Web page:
Information and Communication Technologies (ICTs), despite limitations thus far in their impact on regulatory policymaking, offer the potential to harness the wisdom of dispersed knowledge and facilitate stakeholder participation that is deliberative in orientation. Agencies and stakeholders might utilize open source workflows in the regulatory process. Open source software, such as Git, provides a platform, not unlike a collaborative wiki, for individuals to build upon one another’s contributions, by adding, editing, updating, and correcting information and interpretations. Such engagement would operate not as a replacement, but as a supplement to the notice and comment process, especially early in the development of regulations before agency and stakeholder positions have hardened.
Another area of the regulatory process where there is strong potential for enhancing stakeholder participation, both in terms of information provision and deliberative engagement, is retrospective review of rules after they have been promulgated and implemented. President Obama has reinforced long-standing executive requirements for retrospective regulatory review and has emphasized the role of the public in exchanging information on the impacts of agency rules. Such ambitions have not yet been fully realized, an indication that stakeholder participation in retrospective review may not enhance the reduction of existing “unjustified regulatory burdens and cost.” Retrospective review, and in particular stakeholder participation in this process, may, however, contribute to the design and implementation of future regulations that meet the needs of transparency and evidence-based policymaking espoused by democracies in the 21st century.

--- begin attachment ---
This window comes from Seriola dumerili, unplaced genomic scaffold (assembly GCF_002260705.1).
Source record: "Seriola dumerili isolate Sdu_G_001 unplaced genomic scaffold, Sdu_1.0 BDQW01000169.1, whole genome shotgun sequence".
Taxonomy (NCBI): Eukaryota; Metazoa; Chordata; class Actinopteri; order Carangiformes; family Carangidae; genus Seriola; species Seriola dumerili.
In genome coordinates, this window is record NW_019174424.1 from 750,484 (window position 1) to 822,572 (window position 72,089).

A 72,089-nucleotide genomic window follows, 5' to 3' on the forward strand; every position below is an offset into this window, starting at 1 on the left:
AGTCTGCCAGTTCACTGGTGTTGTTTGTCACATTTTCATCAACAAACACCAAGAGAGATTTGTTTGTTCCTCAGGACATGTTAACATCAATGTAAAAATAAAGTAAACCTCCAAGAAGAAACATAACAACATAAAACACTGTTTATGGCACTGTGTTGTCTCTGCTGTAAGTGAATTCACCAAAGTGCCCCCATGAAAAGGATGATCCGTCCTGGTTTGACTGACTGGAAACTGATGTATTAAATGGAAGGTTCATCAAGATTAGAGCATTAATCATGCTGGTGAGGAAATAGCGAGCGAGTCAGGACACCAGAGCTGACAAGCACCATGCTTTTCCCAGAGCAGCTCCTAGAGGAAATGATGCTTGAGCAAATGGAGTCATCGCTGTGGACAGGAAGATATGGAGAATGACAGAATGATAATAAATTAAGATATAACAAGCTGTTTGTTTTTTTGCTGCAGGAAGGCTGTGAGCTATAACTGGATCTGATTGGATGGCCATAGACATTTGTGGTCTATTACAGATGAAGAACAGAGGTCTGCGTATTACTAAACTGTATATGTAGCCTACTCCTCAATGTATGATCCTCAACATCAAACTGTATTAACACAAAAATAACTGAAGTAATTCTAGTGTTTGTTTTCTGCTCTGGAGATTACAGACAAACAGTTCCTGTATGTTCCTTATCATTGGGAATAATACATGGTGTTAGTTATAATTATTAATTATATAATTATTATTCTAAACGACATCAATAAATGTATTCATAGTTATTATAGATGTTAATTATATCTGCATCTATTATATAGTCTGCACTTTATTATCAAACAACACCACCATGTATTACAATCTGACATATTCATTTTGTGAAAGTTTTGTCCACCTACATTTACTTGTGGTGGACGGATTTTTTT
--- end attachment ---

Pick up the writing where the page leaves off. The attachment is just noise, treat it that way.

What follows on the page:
Richard Parker and Alberto Alemanno, “Towards Effective Regulatory Cooperation under TTIP: A Comparative Overview of the EU and US Legislative and Regulatory Systems,” May 2014, p. 47. http://trade.ec.europa.eu/doclib/docs/2014/may/tradoc_152466.pdf.
 Steven J. Balla. “Public Commenting on Federal Agency Regulations: Research on Current Practices and Recommendations to the Administrative Conference of the United States,” Draft report for the Administrative Conference of the United States. March 2011. https://www.acus.gov/sites/default/files/COR-Balla-Report-Circulated.pdf.
 Susan Dudley and George Gray, “Improving the Use of Science to Inform Environmental Regulation,” in Institutions and Incentives in Regulatory Science, Jason Scott Johnston, ed. (Lanham, MD: Lexington Books, 2012).
 E. Donald Elliott, “Re-Inventing Rulemaking.” Duke Law Journal, Vol. 41, No. 6 (1992), pp. 1490-1496.
 Ben Balter, “Open Government Is So ’08, or Why Collaborative Government Is the Next Best Thing.” http://ben.balter.com/2014/06/02/beyond-open-government/.
 Dudley and Gray, “Improving the Use of Science to Inform Environmental Regulation.”
 Executive Order 13610. http://www.whitehouse.gov/sites/default/files/docs/microsites/omb/eo_136....